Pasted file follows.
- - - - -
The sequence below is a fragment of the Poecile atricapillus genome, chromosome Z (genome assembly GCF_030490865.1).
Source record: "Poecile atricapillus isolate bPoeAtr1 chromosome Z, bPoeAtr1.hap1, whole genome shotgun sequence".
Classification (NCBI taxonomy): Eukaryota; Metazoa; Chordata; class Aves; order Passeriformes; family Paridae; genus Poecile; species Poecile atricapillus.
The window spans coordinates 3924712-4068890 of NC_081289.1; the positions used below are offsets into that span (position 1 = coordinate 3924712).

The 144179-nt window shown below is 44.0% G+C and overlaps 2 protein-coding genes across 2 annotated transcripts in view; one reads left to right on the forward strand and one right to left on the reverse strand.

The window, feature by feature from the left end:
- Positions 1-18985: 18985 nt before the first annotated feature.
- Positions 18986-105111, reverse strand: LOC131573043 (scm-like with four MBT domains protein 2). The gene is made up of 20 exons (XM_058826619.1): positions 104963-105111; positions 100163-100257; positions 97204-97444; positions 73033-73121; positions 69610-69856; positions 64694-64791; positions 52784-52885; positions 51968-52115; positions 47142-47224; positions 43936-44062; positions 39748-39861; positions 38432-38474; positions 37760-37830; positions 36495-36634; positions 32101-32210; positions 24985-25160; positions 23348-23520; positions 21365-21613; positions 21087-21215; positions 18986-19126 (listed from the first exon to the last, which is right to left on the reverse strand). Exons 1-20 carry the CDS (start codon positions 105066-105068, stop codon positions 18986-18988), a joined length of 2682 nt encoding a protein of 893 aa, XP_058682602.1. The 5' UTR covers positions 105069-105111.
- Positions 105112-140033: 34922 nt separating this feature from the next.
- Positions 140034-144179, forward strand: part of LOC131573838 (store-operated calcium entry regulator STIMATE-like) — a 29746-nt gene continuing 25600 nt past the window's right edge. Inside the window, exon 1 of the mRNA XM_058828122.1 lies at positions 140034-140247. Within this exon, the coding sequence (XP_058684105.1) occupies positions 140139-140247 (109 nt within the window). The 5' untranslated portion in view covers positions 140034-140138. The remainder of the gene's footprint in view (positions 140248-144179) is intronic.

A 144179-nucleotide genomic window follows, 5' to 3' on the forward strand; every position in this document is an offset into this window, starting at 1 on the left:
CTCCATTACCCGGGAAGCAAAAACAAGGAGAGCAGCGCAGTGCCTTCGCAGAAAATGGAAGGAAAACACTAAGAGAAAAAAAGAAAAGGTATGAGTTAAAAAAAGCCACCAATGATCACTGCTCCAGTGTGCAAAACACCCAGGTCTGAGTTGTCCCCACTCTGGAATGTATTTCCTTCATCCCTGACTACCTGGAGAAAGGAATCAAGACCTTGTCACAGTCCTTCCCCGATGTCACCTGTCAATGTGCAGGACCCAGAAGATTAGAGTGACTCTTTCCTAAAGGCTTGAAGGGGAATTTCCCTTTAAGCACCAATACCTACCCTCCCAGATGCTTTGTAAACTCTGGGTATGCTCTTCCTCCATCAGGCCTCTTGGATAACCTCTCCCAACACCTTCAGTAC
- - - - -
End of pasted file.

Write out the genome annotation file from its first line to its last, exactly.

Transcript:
The sequence below is a fragment of the Poecile atricapillus genome, chromosome Z (genome assembly GCF_030490865.1).
Source record: "Poecile atricapillus isolate bPoeAtr1 chromosome Z, bPoeAtr1.hap1, whole genome shotgun sequence".
Classification (NCBI taxonomy): Eukaryota; Metazoa; Chordata; class Aves; order Passeriformes; family Paridae; genus Poecile; species Poecile atricapillus.
The window spans coordinates 3924712-4068890 of NC_081289.1; the positions used below are offsets into that span (position 1 = coordinate 3924712).

The 144179-nt window shown below is 44.0% G+C and overlaps 2 protein-coding genes across 2 annotated transcripts in view; one reads left to right on the forward strand and one right to left on the reverse strand.

The window, feature by feature from the left end:
- Positions 1-18985: 18985 nt before the first annotated feature.
- Positions 18986-105111, reverse strand: LOC131573043 (scm-like with four MBT domains protein 2). The gene is made up of 20 exons (XM_058826619.1): positions 104963-105111; positions 100163-100257; positions 97204-97444; positions 73033-73121; positions 69610-69856; positions 64694-64791; positions 52784-52885; positions 51968-52115; positions 47142-47224; positions 43936-44062; positions 39748-39861; positions 38432-38474; positions 37760-37830; positions 36495-36634; positions 32101-32210; positions 24985-25160; positions 23348-23520; positions 21365-21613; positions 21087-21215; positions 18986-19126 (listed from the first exon to the last, which is right to left on the reverse strand). Exons 1-20 carry the CDS (start codon positions 105066-105068, stop codon positions 18986-18988), a joined length of 2682 nt encoding a protein of 893 aa, XP_058682602.1. The 5' UTR covers positions 105069-105111.
- Positions 105112-140033: 34922 nt separating this feature from the next.
- Positions 140034-144179, forward strand: part of LOC131573838 (store-operated calcium entry regulator STIMATE-like) — a 29746-nt gene continuing 25600 nt past the window's right edge. Inside the window, exon 1 of the mRNA XM_058828122.1 lies at positions 140034-140247. Within this exon, the coding sequence (XP_058684105.1) occupies positions 140139-140247 (109 nt within the window). The 5' untranslated portion in view covers positions 140034-140138. The remainder of the gene's footprint in view (positions 140248-144179) is intronic.

A 144179-nucleotide genomic window follows, 5' to 3' on the forward strand; every position in this document is an offset into this window, starting at 1 on the left:
CTCCATTACCCGGGAAGCAAAAACAAGGAGAGCAGCGCAGTGCCTTCGCAGAAAATGGAAGGAAAACACTAAGAGAAAAAAAGAAAAGGTATGAGTTAAAAAAAGCCACCAATGATCACTGCTCCAGTGTGCAAAACACCCAGGTCTGAGTTGTCCCCACTCTGGAATGTATTTCCTTCATCCCTGACTACCTGGAGAAAGGAATCAAGACCTTGTCACAGTCCTTCCCCGATGTCACCTGTCAATGTGCAGGACCCAGAAGATTAGAGTGACTCTTTCCTAAAGGCTTGAAGGGGAATTTCCCTTTAAGCACCAATACCTACCCTCCCAGATGCTTTGTAAACTCTGGGTATGCTCTTCCTCCATCAGGCCTCTTGGATAACCTCTCCCAACACCTTCAGTAC